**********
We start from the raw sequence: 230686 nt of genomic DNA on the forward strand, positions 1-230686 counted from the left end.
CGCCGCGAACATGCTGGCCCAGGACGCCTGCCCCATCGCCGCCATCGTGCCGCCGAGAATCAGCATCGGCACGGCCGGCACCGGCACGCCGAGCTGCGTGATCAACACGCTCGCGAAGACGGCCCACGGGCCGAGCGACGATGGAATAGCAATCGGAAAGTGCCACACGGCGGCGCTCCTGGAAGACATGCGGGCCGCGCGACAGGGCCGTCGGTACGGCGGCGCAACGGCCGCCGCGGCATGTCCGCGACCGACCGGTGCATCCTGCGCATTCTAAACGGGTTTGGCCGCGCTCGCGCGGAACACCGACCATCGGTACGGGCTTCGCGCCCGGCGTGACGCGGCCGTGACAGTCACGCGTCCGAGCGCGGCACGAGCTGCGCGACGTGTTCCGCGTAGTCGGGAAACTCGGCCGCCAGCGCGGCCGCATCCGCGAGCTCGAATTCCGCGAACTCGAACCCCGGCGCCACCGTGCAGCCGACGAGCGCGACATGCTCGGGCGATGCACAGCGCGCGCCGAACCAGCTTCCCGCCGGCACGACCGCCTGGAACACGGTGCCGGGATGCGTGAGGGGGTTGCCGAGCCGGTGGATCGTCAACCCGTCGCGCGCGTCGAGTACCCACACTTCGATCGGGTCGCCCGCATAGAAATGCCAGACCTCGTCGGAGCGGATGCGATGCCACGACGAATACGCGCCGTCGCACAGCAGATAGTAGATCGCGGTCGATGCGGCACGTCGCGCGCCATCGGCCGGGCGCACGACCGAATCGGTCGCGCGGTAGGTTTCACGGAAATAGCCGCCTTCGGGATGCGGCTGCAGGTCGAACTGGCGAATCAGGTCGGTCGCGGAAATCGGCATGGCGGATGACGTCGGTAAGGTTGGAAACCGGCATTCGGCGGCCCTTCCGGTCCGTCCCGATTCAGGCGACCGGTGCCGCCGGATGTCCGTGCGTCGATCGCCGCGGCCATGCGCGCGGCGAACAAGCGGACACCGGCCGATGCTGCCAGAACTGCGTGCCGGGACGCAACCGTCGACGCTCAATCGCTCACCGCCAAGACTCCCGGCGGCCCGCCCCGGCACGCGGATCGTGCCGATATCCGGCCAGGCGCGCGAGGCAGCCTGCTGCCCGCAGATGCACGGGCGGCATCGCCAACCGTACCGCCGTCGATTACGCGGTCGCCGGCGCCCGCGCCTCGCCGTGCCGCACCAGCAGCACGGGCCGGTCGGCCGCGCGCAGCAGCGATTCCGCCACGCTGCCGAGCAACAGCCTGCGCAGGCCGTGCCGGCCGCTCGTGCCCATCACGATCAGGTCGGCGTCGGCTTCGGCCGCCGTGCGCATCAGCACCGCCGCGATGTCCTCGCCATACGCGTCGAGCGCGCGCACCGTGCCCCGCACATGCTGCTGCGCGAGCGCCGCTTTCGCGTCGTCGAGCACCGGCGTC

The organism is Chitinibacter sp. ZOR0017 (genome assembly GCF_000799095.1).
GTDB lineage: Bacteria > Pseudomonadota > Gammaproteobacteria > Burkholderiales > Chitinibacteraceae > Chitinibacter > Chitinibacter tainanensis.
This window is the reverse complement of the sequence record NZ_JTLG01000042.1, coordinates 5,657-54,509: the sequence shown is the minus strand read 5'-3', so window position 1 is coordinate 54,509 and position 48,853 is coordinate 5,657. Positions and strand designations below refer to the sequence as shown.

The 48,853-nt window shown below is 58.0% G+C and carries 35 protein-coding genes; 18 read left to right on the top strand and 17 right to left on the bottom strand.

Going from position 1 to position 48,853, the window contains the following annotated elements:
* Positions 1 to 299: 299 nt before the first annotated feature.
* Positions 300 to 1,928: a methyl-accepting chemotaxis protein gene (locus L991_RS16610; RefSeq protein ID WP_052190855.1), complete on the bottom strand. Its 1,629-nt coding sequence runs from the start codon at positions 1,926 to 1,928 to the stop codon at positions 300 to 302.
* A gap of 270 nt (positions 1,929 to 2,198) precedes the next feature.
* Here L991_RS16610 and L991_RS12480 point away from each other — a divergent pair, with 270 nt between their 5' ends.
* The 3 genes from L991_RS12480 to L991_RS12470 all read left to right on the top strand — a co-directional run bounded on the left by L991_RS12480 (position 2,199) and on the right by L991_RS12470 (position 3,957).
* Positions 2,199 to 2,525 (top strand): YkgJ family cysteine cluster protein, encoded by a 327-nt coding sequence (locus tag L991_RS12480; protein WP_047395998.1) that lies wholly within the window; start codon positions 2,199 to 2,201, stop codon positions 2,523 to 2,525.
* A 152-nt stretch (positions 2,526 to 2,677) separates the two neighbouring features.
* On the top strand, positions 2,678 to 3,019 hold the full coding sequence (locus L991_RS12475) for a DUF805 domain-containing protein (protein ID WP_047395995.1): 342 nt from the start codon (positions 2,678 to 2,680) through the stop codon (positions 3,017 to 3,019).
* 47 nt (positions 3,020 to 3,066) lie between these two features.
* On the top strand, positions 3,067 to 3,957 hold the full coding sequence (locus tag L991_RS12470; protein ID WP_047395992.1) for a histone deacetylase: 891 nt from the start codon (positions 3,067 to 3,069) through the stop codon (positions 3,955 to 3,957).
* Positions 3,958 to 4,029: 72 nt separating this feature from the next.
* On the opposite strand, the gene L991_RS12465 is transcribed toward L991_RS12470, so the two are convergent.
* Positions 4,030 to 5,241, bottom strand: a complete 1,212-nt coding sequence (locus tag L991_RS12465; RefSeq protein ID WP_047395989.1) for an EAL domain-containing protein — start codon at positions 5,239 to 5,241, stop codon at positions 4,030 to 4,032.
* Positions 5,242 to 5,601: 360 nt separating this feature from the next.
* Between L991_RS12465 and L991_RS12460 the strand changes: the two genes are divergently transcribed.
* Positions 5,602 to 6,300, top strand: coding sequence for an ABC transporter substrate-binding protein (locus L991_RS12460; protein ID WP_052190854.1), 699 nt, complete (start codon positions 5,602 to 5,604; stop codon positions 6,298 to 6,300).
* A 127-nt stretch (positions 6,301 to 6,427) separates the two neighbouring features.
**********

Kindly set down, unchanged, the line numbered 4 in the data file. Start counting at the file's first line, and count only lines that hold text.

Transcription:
GTDB lineage: Bacteria > Pseudomonadota > Gammaproteobacteria > Burkholderiales > Chitinibacteraceae > Chitinibacter > Chitinibacter tainanensis.